The lines between work, home, and…well, everything is blurred right now.
One minute you’re hopping on a Zoom call for work, and the next you’re helping your child with a remote learning lesson on fractions.
Meanwhile, you still have to figure out when you’ll squeeze in household chores, dinner, and your at-home workout.
If your normal routine went out the window months ago, you’re not alone.
But it’s important to create a new daily routine that works for you right now because the structure can help you feel healthier and be more efficient.
“Having a routine and schedule right now is more important than ever,” says Jolie L. Weingeroff, Ph.D., a licensed clinical psychologist in Rhode Island and New York.
Here’s how a daily routine can benefit you — and how to build a schedule that works for you.
The Benefits of a Daily Routine
A routine can benefit your physical and mental health in a few key ways:
Research suggests that keeping a routine can help lessen the impact of stress on your mental health.
Make healthy eating easier
In a large French study, research suggests meal planning is associated with a higher-quality diet and a lower chance of obesity — and it’s easier to stick to your healthy eating plan when it’s built right into your daily routine.
Work out consistently
Instead of waiting for motivation to strike or “free time” to suddenly appear, block out time for exercise. Getting in regular workouts is not only vital for physical health, but it’s also important for mental health as well.
One in three people doesn’t get enough sleep, according to the CDC. Following a consistent bedtime routine can help improve your sleep quality — which can have a ripple effect on your overall wellbeing.
6 Tips for Building an Effective Daily Routine
How do you create a routine when everything is in chaos? Follow these tips to create a schedule that adds structure and helps to reduce stress.
1. Start planning the night before
One of the best ways to start (and stick to) a daily routine is to plan out your routine the night before.
That’s because, as you progress through the day, your ability to make beneficial decisions and work within your willpower declines.
“The more set up you are on healthy ‘autopilot,’ the better choices you make that support your goals,” says Michelle Houston, a NASM-certified personal trainer and health coach.
So before you go to bed, get out a pen and paper and write down tomorrow’s schedule.
2. Go slow
You may see a super-productive friend or influencer and feel pressured to keep up with their jam-packed daily routine.
But what works for someone else might not work for you.
“Try not to start with too many steps in your routine,” Houston says. If you’re feeling overwhelmed, Houston recommends starting with small and simple tasks you already do each day — like brushing your teeth — and then building your schedule around those.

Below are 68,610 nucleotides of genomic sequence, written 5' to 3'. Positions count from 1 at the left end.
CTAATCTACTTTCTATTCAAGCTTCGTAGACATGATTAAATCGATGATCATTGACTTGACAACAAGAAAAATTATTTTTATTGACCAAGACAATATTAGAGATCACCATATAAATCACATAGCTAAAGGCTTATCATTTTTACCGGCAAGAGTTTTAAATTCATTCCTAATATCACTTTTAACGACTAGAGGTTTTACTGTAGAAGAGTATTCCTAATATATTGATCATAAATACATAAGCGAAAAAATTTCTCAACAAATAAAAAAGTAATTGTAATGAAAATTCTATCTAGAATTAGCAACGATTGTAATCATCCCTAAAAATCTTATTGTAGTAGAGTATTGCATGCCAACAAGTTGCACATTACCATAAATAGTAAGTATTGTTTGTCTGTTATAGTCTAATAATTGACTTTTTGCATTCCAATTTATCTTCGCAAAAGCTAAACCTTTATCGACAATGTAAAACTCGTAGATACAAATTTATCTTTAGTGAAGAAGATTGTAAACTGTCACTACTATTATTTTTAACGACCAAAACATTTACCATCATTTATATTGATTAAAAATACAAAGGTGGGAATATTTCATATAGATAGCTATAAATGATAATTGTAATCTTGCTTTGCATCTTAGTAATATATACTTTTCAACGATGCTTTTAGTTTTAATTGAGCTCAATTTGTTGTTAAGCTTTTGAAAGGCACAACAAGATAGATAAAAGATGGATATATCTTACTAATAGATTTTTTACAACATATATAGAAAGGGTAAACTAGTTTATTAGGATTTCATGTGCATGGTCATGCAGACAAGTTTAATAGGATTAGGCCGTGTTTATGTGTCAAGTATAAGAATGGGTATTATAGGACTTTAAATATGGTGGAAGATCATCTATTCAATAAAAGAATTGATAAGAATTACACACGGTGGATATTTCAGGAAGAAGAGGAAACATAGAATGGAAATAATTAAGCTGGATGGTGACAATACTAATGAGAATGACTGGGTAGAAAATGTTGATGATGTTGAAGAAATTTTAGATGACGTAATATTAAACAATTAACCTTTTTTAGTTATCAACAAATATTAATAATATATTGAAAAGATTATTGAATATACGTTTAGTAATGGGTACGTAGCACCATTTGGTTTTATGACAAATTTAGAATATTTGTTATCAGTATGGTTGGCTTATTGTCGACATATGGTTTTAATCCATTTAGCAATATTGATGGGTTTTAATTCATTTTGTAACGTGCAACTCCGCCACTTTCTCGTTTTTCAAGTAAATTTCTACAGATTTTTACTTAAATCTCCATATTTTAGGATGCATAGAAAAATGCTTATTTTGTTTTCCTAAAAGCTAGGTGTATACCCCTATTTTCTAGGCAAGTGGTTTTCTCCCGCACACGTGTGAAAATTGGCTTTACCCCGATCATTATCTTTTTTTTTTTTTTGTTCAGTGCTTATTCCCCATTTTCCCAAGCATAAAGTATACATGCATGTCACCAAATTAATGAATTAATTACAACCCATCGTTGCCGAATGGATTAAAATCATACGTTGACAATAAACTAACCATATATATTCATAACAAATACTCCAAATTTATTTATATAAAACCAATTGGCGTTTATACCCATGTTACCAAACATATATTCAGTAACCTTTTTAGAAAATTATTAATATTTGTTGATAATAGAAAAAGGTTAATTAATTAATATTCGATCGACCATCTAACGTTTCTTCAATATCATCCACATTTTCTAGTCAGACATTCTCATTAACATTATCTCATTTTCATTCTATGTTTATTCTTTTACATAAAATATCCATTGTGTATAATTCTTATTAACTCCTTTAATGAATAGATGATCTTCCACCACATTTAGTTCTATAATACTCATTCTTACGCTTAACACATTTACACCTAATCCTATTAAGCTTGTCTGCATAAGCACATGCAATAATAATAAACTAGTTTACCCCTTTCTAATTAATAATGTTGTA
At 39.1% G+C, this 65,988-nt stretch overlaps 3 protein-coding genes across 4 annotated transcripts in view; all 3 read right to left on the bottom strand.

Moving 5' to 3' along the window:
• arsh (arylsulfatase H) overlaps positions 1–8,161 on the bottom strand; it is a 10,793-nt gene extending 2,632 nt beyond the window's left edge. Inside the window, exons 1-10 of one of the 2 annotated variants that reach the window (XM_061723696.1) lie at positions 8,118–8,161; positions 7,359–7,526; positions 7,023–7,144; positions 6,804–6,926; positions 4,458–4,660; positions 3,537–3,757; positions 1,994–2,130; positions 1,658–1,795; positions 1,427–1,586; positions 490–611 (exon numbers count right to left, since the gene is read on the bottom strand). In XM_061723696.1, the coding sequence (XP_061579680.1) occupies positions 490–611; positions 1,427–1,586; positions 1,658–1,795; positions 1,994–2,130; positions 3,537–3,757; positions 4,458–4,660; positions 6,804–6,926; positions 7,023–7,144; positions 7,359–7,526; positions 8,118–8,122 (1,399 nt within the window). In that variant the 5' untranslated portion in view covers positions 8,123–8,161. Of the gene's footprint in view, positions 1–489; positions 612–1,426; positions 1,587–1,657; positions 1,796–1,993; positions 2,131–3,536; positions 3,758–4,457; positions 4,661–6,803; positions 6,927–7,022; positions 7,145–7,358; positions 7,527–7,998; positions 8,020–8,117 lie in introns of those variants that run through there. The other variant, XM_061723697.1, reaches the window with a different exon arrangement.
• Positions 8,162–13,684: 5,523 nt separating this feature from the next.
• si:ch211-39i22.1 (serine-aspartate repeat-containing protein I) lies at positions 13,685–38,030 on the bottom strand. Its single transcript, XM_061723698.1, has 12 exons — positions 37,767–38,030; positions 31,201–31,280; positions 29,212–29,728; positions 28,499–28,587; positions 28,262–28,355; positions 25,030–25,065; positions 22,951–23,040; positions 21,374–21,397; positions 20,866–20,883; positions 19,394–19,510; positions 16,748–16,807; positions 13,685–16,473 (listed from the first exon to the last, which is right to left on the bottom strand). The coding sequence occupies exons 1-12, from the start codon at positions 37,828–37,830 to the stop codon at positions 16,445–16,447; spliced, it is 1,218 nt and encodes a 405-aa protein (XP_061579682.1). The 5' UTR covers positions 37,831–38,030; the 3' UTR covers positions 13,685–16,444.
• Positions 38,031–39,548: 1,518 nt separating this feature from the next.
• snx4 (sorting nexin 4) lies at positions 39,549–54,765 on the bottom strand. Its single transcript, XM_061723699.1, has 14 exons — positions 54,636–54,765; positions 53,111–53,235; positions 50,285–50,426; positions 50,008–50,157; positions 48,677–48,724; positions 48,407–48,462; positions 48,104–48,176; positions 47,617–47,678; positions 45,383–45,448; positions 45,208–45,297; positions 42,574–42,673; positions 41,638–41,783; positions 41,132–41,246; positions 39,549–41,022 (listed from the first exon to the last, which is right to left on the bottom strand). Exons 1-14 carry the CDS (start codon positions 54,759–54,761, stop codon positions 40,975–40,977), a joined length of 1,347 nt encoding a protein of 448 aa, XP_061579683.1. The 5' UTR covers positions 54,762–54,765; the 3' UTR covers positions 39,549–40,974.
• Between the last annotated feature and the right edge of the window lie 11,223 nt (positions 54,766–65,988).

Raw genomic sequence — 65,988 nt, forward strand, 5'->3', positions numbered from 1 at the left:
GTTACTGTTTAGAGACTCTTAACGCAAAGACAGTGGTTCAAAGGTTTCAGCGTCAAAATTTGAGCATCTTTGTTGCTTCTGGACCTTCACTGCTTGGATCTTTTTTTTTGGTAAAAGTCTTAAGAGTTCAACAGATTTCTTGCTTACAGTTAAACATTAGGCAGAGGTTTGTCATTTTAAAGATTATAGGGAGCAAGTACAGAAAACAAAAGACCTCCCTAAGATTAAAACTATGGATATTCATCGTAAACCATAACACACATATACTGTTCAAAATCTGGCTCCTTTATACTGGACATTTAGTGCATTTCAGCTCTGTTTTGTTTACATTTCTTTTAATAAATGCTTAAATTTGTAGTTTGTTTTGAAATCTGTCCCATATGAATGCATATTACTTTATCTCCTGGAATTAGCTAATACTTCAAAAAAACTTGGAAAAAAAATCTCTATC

3. Batch tasks together
Research suggests that multitasking is pretty much a myth — in reality, we’re just switching back and forth rapidly between tasks.
That can be taxing on the brain, which means less gets done. That’s why you can be crazy-busy all day and feel like you didn’t accomplish anything.
Combat that feeling by scheduling time to focus on certain tasks at designated times.
“I have a schedule of tasks I do every day,” says Brynn Franklin, M.S., ACSM Exercise Physiologist and ACE Health Coach. “For example, Mondays I create social media posts, Tuesday I draft my emails, and so on.”
You can also batch non-work-related tasks — like meal prep — to help you save time during the week.
4. Leave time for self-care
Burnout is real, and it can have serious impacts on your mental health and wellness. That’s why it’s essential to build time into your schedule for both self-care and relaxation.
Don’t know where to start with self-care? Here are some ideas to help you get started!
5. Take frequent breaks
It’s better to under-schedule your day rather than trying to accomplish superhuman productivity.
“You do not want to set yourself up for failure,” Weingeroff says.
And it might sound counterintuitive, but frequent breaks may actually boost your productivity.
One study found that the most productive people take plenty of breaks during the day, working for 52 minutes at a time before taking a 17-minute break.6. Cut yourself some slack
Life is unpredictable (especially right now!) so don’t beat yourself up if you deviate from your schedule. It’s going to happen, so just make sure you have a game plan for getting back on track.
“The key is to be able to recover and salvage the day and not fall into the trap of all-or-nothing or extreme thinking in which you declare the day as ‘shot’ and yourself as a failure,” Weingeroff says.
If you miss a step in your daily routine — say, you sleep through your morning run — just get back in the groove as quickly as possible, and think about what you can do differently tomorrow.